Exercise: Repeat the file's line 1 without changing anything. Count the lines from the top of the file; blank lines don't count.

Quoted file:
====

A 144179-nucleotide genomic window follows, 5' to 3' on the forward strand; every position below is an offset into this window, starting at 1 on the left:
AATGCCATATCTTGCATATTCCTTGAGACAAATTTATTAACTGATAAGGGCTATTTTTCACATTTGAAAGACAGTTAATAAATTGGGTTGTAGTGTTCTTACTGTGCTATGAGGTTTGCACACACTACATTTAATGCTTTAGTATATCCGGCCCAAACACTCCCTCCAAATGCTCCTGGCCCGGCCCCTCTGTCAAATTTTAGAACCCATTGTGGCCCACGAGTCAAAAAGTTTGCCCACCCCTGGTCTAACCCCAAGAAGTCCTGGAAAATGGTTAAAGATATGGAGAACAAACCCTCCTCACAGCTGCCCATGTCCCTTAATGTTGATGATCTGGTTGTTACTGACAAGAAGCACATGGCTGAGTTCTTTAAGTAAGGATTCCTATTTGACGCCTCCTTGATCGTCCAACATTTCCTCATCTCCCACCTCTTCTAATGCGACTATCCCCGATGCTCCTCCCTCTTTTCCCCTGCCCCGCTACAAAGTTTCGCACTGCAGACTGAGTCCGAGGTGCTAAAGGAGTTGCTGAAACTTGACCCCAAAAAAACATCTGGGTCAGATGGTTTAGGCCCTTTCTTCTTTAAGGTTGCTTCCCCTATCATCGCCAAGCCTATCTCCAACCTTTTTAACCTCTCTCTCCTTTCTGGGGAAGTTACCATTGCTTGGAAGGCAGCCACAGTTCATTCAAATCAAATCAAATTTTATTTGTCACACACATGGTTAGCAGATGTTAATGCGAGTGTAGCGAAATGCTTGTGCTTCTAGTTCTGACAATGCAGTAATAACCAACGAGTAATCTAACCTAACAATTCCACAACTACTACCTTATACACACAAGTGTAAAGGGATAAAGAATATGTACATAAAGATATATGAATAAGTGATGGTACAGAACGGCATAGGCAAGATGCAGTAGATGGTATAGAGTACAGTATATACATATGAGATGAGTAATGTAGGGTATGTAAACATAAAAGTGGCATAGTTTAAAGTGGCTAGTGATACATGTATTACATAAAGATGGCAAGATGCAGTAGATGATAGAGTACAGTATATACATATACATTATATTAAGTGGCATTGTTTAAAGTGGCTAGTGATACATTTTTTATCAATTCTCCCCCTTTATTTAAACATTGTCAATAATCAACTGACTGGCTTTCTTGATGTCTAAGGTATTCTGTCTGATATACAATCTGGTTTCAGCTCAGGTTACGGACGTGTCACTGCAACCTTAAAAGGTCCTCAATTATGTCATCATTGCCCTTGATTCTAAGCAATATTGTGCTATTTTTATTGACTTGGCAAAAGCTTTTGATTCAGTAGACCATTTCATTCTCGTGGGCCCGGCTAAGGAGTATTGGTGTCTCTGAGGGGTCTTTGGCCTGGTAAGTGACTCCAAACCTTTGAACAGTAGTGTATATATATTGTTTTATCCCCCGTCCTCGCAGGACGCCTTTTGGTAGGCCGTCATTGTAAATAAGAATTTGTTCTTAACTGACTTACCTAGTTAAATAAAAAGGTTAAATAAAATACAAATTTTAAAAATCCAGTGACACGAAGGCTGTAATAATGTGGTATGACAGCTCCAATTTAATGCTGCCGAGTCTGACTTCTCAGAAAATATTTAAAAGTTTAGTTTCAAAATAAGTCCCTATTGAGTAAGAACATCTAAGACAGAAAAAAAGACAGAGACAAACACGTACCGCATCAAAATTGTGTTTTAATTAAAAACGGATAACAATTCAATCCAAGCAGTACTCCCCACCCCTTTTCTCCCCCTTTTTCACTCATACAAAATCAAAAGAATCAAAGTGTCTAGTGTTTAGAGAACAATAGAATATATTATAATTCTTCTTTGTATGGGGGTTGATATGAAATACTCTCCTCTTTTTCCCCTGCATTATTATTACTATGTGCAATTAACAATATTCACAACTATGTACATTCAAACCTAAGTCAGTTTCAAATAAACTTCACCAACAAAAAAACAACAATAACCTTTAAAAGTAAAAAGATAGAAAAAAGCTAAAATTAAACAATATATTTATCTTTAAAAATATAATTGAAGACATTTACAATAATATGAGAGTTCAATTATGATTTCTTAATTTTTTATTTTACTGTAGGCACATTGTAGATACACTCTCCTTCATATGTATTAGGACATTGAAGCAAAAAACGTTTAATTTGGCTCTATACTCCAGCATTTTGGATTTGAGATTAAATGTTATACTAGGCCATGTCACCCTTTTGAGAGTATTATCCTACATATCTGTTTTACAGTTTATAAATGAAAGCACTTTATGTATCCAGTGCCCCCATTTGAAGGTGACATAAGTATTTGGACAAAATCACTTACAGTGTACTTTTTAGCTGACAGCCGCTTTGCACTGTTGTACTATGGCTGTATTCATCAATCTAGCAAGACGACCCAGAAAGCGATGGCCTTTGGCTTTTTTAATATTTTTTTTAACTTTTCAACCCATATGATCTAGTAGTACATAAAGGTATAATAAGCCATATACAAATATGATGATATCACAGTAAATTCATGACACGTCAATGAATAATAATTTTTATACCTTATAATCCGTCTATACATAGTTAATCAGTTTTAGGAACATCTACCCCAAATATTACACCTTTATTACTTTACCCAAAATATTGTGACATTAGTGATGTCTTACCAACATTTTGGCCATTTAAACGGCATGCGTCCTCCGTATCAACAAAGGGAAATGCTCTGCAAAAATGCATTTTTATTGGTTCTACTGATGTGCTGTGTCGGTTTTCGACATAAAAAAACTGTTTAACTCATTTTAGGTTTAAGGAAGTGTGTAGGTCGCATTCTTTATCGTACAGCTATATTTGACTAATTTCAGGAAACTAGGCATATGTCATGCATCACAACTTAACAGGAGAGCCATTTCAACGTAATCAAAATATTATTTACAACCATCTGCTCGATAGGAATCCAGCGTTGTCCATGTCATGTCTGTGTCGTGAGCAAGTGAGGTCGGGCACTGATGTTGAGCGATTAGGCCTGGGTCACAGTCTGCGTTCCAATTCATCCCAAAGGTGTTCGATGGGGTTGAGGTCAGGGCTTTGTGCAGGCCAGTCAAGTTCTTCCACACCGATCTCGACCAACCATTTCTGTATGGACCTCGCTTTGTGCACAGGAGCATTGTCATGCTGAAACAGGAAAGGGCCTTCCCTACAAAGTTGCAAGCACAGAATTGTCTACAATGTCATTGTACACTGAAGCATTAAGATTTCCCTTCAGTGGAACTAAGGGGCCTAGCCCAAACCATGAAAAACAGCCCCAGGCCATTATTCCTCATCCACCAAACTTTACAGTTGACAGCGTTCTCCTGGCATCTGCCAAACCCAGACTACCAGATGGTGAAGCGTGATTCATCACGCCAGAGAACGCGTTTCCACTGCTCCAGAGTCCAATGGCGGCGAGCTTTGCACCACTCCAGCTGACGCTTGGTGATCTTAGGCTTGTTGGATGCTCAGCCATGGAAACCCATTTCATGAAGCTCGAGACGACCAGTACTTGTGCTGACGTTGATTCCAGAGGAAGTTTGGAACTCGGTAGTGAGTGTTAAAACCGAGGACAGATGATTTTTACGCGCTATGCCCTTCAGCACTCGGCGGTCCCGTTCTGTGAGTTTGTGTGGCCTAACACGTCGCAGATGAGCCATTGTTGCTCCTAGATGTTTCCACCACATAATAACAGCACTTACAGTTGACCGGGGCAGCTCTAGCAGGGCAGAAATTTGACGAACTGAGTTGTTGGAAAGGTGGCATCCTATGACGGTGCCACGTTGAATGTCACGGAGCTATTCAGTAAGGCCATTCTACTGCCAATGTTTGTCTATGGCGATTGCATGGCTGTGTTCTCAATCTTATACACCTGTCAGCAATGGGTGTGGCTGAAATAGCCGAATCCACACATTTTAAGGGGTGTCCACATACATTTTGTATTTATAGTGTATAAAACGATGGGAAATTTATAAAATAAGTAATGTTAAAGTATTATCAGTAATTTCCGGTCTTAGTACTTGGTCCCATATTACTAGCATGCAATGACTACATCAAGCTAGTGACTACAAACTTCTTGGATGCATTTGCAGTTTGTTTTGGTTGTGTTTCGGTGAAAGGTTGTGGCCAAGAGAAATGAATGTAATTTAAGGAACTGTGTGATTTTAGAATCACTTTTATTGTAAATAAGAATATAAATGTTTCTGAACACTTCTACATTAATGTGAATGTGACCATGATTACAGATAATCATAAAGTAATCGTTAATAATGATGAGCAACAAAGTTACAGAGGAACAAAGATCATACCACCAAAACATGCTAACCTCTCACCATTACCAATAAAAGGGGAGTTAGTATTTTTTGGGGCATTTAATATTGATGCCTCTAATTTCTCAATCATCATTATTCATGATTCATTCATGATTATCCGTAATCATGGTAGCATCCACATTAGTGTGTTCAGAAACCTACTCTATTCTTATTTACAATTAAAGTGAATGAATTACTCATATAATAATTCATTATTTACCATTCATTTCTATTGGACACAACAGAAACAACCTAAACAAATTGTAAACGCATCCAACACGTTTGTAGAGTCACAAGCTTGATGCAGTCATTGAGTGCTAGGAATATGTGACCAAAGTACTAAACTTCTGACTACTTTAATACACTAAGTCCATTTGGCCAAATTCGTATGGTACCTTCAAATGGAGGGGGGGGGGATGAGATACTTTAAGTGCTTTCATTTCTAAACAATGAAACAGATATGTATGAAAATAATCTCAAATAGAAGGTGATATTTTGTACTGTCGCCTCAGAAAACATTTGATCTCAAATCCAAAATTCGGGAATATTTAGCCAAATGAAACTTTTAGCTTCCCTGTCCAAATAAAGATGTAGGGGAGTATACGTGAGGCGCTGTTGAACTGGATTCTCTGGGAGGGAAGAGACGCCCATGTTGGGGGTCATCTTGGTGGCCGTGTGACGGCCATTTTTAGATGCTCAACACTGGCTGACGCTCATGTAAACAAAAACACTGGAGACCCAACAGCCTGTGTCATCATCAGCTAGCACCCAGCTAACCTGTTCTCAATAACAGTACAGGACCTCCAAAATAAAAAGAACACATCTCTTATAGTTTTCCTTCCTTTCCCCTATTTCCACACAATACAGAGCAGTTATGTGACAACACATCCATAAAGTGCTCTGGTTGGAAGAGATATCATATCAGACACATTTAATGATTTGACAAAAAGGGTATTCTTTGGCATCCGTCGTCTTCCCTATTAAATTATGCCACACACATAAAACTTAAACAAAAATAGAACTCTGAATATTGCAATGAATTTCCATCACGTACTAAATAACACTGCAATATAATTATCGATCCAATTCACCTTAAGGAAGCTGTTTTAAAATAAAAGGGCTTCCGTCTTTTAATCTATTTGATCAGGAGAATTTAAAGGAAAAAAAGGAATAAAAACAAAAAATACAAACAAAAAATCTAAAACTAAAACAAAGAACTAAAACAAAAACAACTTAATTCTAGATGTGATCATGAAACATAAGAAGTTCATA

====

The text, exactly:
A 144179-nucleotide genomic window follows, 5' to 3' on the forward strand; every position below is an offset into this window, starting at 1 on the left: